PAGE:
JAMES E. FORDHAM, JR., et al., Appellee.

CASE NO. 1D00-2523


March 22, 2001, Opinion Filed

David G. White, Esquire, Pensacola, for Appellant.

Jack Locklin, Jr. of Locklin & Jones, P.A., Attorney, Milton, for Appellee.


This is an appeal from an amended final judgment denying Appellant's claim of a boundary by acquiescence and ordering appellant's ejectment from the disputed property. We reverse and remand for the limited purpose of issuance of an amended final judgment containing adequate findings of fact and conclusions, as appropriate, on the placement and duration of the fence consistent with applicable case law, including Shaw v. Williams, 50 So. 2d 125, (Fla. 1950); McDonald v. O'Steen, 429 So. 2d 407, 409 (Fla. 1st DCA 1983); McDonald v. Givens, 509 So. 2d 992 (Fla. 1st DCA 1987).

The parties are owners of adjoining parcels of land on Racoon Bayou in Santa Rosa County. These parcels were once part of a larger parcel of land that was divided by the heirs of the owner of the larger parcel in 1970. Appellant is owner of Parcel "A." In 1996, James Fordham and his wife, Appellees, purchased parcel "B." Appellees sued Appellant for possession; immediately thereafter, Appellant sued Appellees to establish a boundary by acquiescence. After a non-jury trial, the trial court found that Appellant had failed to demonstrate entitlement to the disputed portion of the property and that Appellees were entitled to eject Appellant from their property. The court found that there had been no showing that there was ever a dispute regarding the boundary line. In reaching this conclusion, the trial court determined that Appellant had not proven that the boundary line previously recognized by the adjoining property owners had been established. The trial court discounted the questionable monument from which an old barbed-wire fence line ran. The trial court's order recognizes the existence of the old fence, but it makes no findings or conclusions addressing whether the fence itself created the necessary uncertainty or established a new boundary.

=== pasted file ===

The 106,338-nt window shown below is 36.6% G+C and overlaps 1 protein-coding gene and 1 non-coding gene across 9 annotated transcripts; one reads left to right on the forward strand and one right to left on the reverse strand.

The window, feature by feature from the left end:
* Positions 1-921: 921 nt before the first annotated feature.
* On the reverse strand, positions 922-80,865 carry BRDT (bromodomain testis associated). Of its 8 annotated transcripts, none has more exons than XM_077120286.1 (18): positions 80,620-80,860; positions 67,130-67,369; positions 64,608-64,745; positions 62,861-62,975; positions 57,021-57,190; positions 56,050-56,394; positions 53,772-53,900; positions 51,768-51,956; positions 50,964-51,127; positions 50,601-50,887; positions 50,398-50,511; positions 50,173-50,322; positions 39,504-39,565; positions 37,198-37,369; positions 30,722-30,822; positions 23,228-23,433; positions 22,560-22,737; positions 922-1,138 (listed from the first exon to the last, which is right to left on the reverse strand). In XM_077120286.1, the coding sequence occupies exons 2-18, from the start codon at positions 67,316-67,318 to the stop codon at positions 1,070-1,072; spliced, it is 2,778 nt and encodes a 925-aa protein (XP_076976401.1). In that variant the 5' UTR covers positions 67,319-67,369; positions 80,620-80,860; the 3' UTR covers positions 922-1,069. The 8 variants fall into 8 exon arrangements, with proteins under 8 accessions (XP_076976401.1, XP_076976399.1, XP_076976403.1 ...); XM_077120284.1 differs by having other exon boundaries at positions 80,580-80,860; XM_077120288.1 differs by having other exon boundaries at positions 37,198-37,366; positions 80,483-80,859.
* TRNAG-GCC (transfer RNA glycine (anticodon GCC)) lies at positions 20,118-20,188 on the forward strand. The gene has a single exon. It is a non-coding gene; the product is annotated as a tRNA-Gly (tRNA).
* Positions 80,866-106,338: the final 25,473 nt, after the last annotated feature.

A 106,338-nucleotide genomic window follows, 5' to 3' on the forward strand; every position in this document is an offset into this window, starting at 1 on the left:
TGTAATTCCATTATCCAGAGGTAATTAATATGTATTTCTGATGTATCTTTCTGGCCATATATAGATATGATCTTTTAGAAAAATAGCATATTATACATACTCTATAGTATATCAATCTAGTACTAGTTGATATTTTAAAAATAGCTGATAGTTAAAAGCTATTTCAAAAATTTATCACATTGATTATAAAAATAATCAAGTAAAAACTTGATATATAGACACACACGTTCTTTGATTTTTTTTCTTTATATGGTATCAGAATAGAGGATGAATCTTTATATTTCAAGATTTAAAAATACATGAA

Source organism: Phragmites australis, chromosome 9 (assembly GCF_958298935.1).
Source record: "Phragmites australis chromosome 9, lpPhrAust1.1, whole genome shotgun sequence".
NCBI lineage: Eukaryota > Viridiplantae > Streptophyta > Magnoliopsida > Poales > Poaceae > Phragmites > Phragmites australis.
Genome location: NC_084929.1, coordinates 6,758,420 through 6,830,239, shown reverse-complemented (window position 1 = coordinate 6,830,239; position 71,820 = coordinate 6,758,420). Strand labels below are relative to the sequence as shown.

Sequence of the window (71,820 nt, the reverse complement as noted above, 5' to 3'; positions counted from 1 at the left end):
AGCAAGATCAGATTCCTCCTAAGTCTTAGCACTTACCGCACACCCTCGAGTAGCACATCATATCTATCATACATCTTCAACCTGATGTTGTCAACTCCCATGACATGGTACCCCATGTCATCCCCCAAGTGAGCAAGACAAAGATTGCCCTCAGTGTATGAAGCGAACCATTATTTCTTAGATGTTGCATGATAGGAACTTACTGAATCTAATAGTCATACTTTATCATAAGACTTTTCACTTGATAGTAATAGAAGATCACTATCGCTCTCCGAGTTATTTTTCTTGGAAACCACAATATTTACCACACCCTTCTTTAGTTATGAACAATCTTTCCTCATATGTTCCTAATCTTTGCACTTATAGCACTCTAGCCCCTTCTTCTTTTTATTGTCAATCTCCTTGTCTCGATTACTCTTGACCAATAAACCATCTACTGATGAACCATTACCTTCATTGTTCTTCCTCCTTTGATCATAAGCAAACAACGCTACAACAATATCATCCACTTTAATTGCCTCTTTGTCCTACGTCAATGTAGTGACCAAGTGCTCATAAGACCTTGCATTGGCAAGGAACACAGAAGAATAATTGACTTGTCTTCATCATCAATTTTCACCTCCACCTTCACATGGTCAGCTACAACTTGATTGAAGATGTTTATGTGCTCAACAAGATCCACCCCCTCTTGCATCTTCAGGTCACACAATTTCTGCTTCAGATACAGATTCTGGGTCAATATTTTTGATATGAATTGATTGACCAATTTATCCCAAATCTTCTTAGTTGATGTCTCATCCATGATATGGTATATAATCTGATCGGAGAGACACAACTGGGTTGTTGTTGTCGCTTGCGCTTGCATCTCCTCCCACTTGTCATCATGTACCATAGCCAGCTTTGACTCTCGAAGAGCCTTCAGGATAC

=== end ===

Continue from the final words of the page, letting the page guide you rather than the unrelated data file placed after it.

The trial court erred in not making any findings of fact or reaching any conclusions of law on whether there was an uncertainty as to the boundary based on the existence of the fence. Case law has clearly established that the existence of a fence, which was undisputed in the case at bar, can constitute evidence of the requisite doubt or uncertainty as to the true boundary. See McDonald v. Givens, supra. Because the existence of the fence was not in question and because the existence of the fence can constitute evidence of the requisite doubt or uncertainty as to the true boundary, the trial court should have recognized and addressed the legal implications of the record evidence concerning the fence.

Accordingly, this cause is reversed and remanded for the trial court, as the trier of fact, to make the appropriate, additional findings and conclusions consistent with the law of boundary by acquiescence. See Kim v. Bradshaw, 569 So. 2d 532 (Fla. 1st DCA 1990)(final judgment can be reversed and remanded if it fails to contain sufficient findings of fact).



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